Norway Chess R5: Karjakin Beats Carlsen With Exchange Sac


GM Sergey Karjakin wasn’t happy with his play in the opening but, using a long-term exchange sacrifice, eventually defeated GM Magnus Carlsen for the first time in five years in a classical game. In doing so, the Russian GM leapfrogged his opponent and is now third in the standings at Norway Chess.

GM Richard Rapport is still the sole leader halfway through the tournament but only by a point after losing the armageddon game to runner-up GM Ian Nepomniachtchi. GM Alireza Firouzja is tied for fourth place with Carlsen after scoring his first (classical) win vs. GM Aryan Tari.

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Round 5 Standings

# Fed Name Rating C1 A1 C2 A2 C3 A3 C4 A4 C5 A5 Total
1 Richard Rapport 2760 3


1 3

1 9.5
2 Ian Nepomniachtchi 2792 3




1.5 8.5
4 Sergey Karjakin 2758 0



1.5 3

4-5 Magnus Carlsen 2855




1.5 0

4-5 Alireza Firouzja 2754



1 0


6 Aryan Tari 2642 0



1 0


Karjakin hadn’t beaten Carlsen in 15 classical games since winning game eight of the 2016 world championship match. In a completely wild middlegame, he managed on Sunday, saying: “It was a completely crazy game; I had no idea what was going on.”

Tarjei Svensen tweet
Norwegian chess reporter Tarjei Svensen’s tweet during the game.

Karjakin didn’t shy away from a proper fight as he dared to enter one of his opponent’s favorite battlegrounds: the 7.Nd5 Sveshnikov. “I have to say, Magnus is so good in this line; he won many games, also against me,” Karjakin said afterward. “Of course, it’s theory but he has fantastic statistics here. But at least, I thought, let’s be principled.”

Karjakin 2021 Norway Chess
Karjakin on entering the Sveshnikov battleground: “Let’s be principled.” Photo: Lennart Ootes/Norway Chess.

Karjakin “wasn’t impressed” with his own play in the opening, however, and noticed that his opponent got enough compensation for the pawn that he keeps on sacrificing in these Sveshnikovs: the one on h5. Carlsen was in the driver’s seat until a key moment on move 24.

Facing the threat 24…g6 25.Bf3 e4 followed by 26…e3, Karjakin chose to do something radical: the exchange sacrifice 24.Rc6.

He commented: “I didn’t see a move. I thought it was interesting as it completely changes the position.”

It sure did, and when Carlsen didn’t find the best response, Karjakin got two passed pawns on the queenside as tremendous compensation and eventually, after more complications, converted.

GM Dejan Bojkov has all the details, including Karjakin’s remarks in his interview after the game:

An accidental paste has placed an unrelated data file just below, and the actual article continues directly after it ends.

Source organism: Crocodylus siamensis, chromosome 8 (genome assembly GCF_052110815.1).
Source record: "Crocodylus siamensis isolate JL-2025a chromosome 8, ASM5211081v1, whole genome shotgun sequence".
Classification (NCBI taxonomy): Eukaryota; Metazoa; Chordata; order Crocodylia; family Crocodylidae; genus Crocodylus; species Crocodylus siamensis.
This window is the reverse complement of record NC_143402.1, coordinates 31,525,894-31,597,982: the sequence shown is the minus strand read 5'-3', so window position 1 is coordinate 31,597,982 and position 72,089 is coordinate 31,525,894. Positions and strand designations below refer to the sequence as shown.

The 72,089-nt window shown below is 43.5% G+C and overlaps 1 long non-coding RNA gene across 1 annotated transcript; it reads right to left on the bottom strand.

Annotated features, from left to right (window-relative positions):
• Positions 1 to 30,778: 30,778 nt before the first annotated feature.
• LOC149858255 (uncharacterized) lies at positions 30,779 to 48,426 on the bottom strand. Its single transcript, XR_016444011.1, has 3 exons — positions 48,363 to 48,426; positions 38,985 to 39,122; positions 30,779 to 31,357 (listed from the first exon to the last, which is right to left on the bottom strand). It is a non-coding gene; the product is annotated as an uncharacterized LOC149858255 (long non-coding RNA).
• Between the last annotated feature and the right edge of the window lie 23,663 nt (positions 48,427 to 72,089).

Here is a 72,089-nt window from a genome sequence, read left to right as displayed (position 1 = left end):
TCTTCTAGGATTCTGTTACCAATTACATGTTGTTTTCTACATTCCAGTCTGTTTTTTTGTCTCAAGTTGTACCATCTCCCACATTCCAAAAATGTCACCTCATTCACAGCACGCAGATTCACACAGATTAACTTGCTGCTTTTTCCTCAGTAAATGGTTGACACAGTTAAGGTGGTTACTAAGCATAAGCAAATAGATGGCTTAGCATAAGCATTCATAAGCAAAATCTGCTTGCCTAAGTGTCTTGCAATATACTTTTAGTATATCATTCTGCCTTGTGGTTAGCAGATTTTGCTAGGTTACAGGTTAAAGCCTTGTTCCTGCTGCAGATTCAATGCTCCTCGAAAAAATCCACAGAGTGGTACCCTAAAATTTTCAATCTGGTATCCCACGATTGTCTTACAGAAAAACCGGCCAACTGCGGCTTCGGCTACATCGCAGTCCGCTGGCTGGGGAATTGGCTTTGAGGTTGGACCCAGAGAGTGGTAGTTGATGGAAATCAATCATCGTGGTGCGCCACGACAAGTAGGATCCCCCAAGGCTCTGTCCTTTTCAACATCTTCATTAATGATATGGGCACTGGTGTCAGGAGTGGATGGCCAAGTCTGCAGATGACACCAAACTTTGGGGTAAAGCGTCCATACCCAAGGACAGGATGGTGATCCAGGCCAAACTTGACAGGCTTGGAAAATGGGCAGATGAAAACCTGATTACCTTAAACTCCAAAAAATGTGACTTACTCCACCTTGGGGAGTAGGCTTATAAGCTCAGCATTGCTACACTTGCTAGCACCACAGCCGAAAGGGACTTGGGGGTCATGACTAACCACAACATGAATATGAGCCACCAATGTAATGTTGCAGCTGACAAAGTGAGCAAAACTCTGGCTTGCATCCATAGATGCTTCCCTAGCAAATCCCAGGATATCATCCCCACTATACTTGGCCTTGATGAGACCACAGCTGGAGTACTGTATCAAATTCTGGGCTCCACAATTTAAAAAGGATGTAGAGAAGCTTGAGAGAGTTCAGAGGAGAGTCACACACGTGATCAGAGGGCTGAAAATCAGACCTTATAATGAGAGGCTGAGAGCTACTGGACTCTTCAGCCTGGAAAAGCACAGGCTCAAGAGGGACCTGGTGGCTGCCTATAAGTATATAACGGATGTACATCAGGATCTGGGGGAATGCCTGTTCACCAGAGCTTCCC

Game of the Day Dejan Bojkov

Magnus Carlsen 2021 Norway Chess
It was Carlsen’s first classical loss to Karjakin since 2016. Photo: Lennart Ootes/Norway Chess.

This win came after a game Karjakin wasn’t happy about at all. On a rest day for the other players on Saturday, he had played his round-one game with Nepomniachtchi and lost without much of a chance in a Berlin Endgame.

“Honestly speaking, after yesterday’s game I was close to some kind of suicide,” Karjakin joked. “My only hope was that it was a rest day for everyone, and nobody was watching!” 

Nepomniachtchi-Karjakin 2021 Norway Chess
Nepomniachtchi-Karjakin, played in an otherwise empty playing hall. Photo: Lennart Ootes/Norway Chess.

It was thanks to this game that Nepomniachtchi had moved up to second place in the standings, and on Sunday he narrowed the gap with the tournament leader even more. After a fairly quiet draw in their classical game, Nepo won the armageddon where Rapport repeated the Scandinavian that had worked so well against Karjakin. This time it failed him:

Karjakin Nepomniachtchi Norway Chess 2021
A good day for Russia at Norway Chess. Photo: Lennart Ootes/Norway Chess.

“It was a very difficult tournament for me until now,” said Firouzja after his win against Tari. “I lost many armageddons and the game against Rapport also. He played extremely well.”

Things had been so disappointing for him that it seemed Firouzja gambled a bit on Sunday against the tailender in the tournament. He avoided a repetition where, with perfect play, Tari could have reached a close to winning position.

Firouzja said: “I’m not sure I played the best way for the advantage, but at least it was very interesting,” and that was, in hindsight and with engine knowledge, an understatement!

Alireza Firouzja portrait
Firouzja after his win. Photo: Lennart Ootes/Norway Chess.

The sixth round is on Monday with the games Carlsen-Firouzja, Karjakin-Nepomniachtchi, and Rapport-Tari.

Norway Chess takes place September 7-18, 2021 in Stavanger, Norway. The format is a double round-robin among six players. The time control is 120 minutes for the whole game with a 10-second increment starting from move 41. In case of a draw, the players play an armageddon game with the same colors. White has 10 minutes and Black has seven minutes with a one-second increment starting from move 41. A victory in the main game gives three points; a loss in the main game, zero points; a draw in the main game followed by a victory in the armageddon, 1.5 points; and a loss in the armageddon, one point.

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